Date of Award

Spring 5-13-2016

Level of Access

Campus-Only Thesis

Degree Name

Master of Arts (MA)

Department

English

Advisor

Carla Billitteri

Second Committee Member

Deborah Rogers

Third Committee Member

Laura Cowan

Abstract

This thesis draws attention to the ways in which memory was incorporated into the production of Soviet literature. The current discussion primarily focuses on the literary scene that was taking shape during the formative years of the USSR, 1920s-1930s. This time-period choice is conditioned by crucial social, political, and ideological decisions made by Soviet leaders and supporters in order to construct and organize “a new society.” In the process of the formation of a new state, society, mentality, which can be summarized and described as “Soviet,” the word—written and spoken—became one of the most powerful weapons to channel people’s thinking into the directions that would contribute to strengthening the Communist authority.

Although Soviet literature received much scholarly attention, its contours still remain rather vague. What is Soviet literature? What are its origins and roots? And what are the criteria of being and becoming a Soviet writer? The latter question reveals contradictions that Soviet literature hides and produces: How did the writers, born and educated before the Soviet Union establishment, become Soviet? And who is “the last Soviet writer”? The chronological boundaries that the term Soviet literature introduces had to be managed in this way or another. During the Soviet era, myth making and manipulation of historical and cultural facts appeared to be helpful for maintaining the authority of Soviet excellence and dominance and for eliminating possibilities to raise inconvenient questions. This thesis supports the revision of the formative years of Soviet literature from the viewpoint of memory construction and manipulation, which involved a selective approach to the past and aggressive production of “new”—Soviet—memories that would connect Soviet citizens.

The Soviet regime attempted to structure—via literature in particular—state artificial memory in order to legitimize its history and culture, which were heavily relying on a heterogeneous pre-Soviet past. Although Soviet literature demonstrated considerable progress in “producing” writers who would serve the regime agendas, its monolithic and homogeneous environment was interrupted by others’ voices who appear to defy the policy of construing memories that could be easily manipulated and controlled to meet the desired outcomes outlined by the government. To initiate a conversation about memory conflations that the Soviet era reveals, this thesis brings attention to Mikhail Bulgakov’s The Master and Margarita, which is presented as a novel of and about memory.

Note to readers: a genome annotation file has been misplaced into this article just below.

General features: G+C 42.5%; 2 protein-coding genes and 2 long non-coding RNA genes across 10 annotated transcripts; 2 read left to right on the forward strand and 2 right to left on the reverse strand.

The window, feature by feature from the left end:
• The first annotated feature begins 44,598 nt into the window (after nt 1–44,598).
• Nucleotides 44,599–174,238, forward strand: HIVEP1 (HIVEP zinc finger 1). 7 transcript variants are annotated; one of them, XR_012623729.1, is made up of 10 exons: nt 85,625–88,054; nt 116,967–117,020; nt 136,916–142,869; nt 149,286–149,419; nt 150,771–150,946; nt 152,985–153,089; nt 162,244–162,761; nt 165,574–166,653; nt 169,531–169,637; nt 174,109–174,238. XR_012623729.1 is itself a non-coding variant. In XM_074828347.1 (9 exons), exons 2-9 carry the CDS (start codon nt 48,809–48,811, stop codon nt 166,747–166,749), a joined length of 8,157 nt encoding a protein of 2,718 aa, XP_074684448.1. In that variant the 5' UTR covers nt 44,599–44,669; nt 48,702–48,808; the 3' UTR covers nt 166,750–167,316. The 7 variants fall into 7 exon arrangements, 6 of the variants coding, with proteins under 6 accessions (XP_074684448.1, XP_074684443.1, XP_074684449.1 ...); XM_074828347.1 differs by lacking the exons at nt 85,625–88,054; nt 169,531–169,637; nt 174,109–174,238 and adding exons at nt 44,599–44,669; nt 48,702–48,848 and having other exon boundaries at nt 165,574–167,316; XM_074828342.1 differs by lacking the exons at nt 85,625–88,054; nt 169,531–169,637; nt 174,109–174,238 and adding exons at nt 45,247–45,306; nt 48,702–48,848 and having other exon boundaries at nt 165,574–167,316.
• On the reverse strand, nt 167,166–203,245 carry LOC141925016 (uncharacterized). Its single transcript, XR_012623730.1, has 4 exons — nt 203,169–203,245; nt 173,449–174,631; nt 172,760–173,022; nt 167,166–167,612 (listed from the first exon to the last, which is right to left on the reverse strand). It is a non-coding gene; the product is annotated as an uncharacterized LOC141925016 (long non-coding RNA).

Referring to memory theories outlined by Pierre Nora and Richard Terdiman, I discuss The Master and Margarita in the context of conflated and blended memories that mix and combine the past, present, and the future. In the context of Soviet regime that was exercising control over an individual’s memory and consciousness, Bulgakov’s novel emerges as a protest against elimination of an individual’s right to construe one’s own memory and history. The Master and Margarita provides an insight into the era when a new Soviet society was being produced: literature appears to construct new state memories and silence memories that will sustain links to the past that can be “harmful” for the development of A Soviet Man and Woman.

Promoting the idea of a new society, the notion of the new in Soviet society appears not only blurry, but manipulated and distorted. The research of recent years has shown that the Soviet regime was extensively exploiting the past of imperial Russia to mold “a new Soviet citizen.” I consider this process of consciousness manipulation as aggressive intervention into the cultural memory rather than memory erasure or destruction. In this process, literature appeared to be both objects and subjects of the intervention process, keeping traces and fragments of rhizomatic memory, which in the USSR was primarily presented as a one-dimension entity. In this regard, the 1920s and 1930s may seem particularly rich in hybrid interventions into the cultural memory through literature; however, subsequent decades still demonstrate a variety of manipulative strategies that vary from subtle to brutal and vandalizing.

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